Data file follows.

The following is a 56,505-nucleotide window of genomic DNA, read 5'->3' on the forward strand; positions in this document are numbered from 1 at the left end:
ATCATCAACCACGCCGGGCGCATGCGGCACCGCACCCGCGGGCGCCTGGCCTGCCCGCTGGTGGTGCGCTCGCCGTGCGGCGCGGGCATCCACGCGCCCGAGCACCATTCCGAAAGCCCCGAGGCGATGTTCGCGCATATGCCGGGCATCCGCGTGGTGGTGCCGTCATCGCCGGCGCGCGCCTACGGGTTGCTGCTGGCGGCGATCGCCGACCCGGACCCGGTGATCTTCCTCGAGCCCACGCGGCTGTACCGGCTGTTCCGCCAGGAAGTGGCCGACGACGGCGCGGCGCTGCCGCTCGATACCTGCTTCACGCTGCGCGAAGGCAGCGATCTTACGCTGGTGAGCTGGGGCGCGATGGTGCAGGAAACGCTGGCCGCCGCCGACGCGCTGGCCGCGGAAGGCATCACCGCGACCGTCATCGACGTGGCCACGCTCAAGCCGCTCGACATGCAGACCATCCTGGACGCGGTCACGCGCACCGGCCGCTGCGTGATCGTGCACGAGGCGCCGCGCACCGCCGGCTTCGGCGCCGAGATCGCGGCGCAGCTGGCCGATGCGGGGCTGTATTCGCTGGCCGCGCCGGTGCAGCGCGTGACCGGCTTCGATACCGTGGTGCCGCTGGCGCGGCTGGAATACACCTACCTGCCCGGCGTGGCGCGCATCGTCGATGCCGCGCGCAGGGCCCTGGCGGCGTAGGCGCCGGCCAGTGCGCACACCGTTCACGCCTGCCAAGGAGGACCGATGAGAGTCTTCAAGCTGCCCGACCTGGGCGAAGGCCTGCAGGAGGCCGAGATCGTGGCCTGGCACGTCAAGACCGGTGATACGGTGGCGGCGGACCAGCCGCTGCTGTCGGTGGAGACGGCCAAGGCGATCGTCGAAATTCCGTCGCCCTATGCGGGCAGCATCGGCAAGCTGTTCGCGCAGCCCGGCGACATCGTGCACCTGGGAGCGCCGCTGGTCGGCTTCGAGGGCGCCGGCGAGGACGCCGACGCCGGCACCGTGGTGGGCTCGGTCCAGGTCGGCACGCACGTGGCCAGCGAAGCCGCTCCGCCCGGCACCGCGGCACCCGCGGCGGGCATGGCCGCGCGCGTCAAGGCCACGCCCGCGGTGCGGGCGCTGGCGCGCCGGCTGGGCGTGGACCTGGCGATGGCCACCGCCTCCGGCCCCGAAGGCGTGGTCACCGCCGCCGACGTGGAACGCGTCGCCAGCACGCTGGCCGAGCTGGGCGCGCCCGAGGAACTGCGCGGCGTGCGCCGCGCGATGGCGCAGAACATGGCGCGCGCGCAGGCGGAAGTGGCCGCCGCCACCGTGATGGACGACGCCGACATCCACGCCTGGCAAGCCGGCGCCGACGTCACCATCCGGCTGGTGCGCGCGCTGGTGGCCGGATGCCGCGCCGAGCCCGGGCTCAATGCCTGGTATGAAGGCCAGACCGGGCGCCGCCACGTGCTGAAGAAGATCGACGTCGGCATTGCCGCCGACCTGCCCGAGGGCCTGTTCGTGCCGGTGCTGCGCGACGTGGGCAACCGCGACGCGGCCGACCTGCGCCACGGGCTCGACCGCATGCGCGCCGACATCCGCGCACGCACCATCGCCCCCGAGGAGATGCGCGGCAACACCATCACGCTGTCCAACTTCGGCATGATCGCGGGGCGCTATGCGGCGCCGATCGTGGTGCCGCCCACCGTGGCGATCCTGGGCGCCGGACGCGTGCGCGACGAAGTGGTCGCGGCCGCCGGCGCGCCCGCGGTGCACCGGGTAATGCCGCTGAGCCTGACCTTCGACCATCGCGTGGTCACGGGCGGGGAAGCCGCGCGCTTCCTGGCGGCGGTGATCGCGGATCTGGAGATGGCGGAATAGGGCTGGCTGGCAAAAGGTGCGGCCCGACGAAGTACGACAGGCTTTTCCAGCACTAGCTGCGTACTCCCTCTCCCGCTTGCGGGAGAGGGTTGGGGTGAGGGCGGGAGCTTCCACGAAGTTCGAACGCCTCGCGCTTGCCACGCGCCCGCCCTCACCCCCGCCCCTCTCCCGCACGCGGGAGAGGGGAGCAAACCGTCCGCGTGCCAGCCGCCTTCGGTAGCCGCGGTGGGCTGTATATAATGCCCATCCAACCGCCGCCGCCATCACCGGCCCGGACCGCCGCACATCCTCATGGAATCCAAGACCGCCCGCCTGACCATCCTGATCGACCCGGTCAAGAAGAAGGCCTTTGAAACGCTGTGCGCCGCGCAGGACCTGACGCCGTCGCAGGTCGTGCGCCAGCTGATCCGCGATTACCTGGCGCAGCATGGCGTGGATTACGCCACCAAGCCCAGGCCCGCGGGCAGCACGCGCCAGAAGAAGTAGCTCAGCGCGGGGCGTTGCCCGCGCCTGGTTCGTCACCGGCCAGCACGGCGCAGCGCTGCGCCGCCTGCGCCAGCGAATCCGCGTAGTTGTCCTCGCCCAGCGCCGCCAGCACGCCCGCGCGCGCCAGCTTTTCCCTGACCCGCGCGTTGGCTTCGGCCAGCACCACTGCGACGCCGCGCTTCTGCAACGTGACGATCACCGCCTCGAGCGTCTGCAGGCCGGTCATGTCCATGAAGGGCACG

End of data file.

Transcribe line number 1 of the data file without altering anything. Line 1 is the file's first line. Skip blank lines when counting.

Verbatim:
The following is a 56,505-nucleotide window of genomic DNA, read 5'->3' on the forward strand; positions in this document are numbered from 1 at the left end: